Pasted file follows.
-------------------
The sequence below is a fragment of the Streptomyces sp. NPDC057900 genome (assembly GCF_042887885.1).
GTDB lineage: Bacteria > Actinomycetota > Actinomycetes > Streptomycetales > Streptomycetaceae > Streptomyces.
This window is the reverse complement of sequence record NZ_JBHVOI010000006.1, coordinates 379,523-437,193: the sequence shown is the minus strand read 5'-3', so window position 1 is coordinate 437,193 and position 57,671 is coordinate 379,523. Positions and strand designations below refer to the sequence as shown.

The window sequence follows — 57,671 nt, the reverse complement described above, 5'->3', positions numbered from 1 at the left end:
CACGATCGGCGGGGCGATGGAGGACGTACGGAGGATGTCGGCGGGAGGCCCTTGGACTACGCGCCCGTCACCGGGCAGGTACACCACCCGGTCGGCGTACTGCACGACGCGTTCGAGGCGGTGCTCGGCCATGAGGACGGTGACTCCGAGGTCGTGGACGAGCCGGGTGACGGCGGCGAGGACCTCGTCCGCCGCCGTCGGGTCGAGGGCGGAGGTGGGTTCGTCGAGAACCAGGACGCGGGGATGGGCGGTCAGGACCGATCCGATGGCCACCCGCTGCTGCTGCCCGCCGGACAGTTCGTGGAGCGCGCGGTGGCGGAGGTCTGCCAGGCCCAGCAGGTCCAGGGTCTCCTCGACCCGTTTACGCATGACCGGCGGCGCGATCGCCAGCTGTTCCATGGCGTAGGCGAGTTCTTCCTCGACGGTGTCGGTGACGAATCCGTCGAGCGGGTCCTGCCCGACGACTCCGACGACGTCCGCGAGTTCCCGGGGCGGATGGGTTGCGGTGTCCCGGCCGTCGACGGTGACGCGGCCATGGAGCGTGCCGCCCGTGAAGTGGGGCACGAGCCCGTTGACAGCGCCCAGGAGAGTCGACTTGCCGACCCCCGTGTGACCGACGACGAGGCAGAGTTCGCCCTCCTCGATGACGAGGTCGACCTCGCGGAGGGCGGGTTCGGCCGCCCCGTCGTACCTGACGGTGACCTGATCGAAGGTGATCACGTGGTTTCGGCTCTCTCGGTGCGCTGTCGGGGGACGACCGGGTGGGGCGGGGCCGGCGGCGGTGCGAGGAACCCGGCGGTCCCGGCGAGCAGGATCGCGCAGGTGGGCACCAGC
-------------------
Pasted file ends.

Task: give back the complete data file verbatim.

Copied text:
The sequence below is a fragment of the Streptomyces sp. NPDC057900 genome (assembly GCF_042887885.1).
GTDB lineage: Bacteria > Actinomycetota > Actinomycetes > Streptomycetales > Streptomycetaceae > Streptomyces.
This window is the reverse complement of sequence record NZ_JBHVOI010000006.1, coordinates 379,523-437,193: the sequence shown is the minus strand read 5'-3', so window position 1 is coordinate 437,193 and position 57,671 is coordinate 379,523. Positions and strand designations below refer to the sequence as shown.

The window sequence follows — 57,671 nt, the reverse complement described above, 5'->3', positions numbered from 1 at the left end:
CACGATCGGCGGGGCGATGGAGGACGTACGGAGGATGTCGGCGGGAGGCCCTTGGACTACGCGCCCGTCACCGGGCAGGTACACCACCCGGTCGGCGTACTGCACGACGCGTTCGAGGCGGTGCTCGGCCATGAGGACGGTGACTCCGAGGTCGTGGACGAGCCGGGTGACGGCGGCGAGGACCTCGTCCGCCGCCGTCGGGTCGAGGGCGGAGGTGGGTTCGTCGAGAACCAGGACGCGGGGATGGGCGGTCAGGACCGATCCGATGGCCACCCGCTGCTGCTGCCCGCCGGACAGTTCGTGGAGCGCGCGGTGGCGGAGGTCTGCCAGGCCCAGCAGGTCCAGGGTCTCCTCGACCCGTTTACGCATGACCGGCGGCGCGATCGCCAGCTGTTCCATGGCGTAGGCGAGTTCTTCCTCGACGGTGTCGGTGACGAATCCGTCGAGCGGGTCCTGCCCGACGACTCCGACGACGTCCGCGAGTTCCCGGGGCGGATGGGTTGCGGTGTCCCGGCCGTCGACGGTGACGCGGCCATGGAGCGTGCCGCCCGTGAAGTGGGGCACGAGCCCGTTGACAGCGCCCAGGAGAGTCGACTTGCCGACCCCCGTGTGACCGACGACGAGGCAGAGTTCGCCCTCCTCGATGACGAGGTCGACCTCGCGGAGGGCGGGTTCGGCCGCCCCGTCGTACCTGACGGTGACCTGATCGAAGGTGATCACGTGGTTTCGGCTCTCTCGGTGCGCTGTCGGGGGACGACCGGGTGGGGCGGGGCCGGCGGCGGTGCGAGGAACCCGGCGGTCCCGGCGAGCAGGATCGCGCAGGTGGGCACCAGC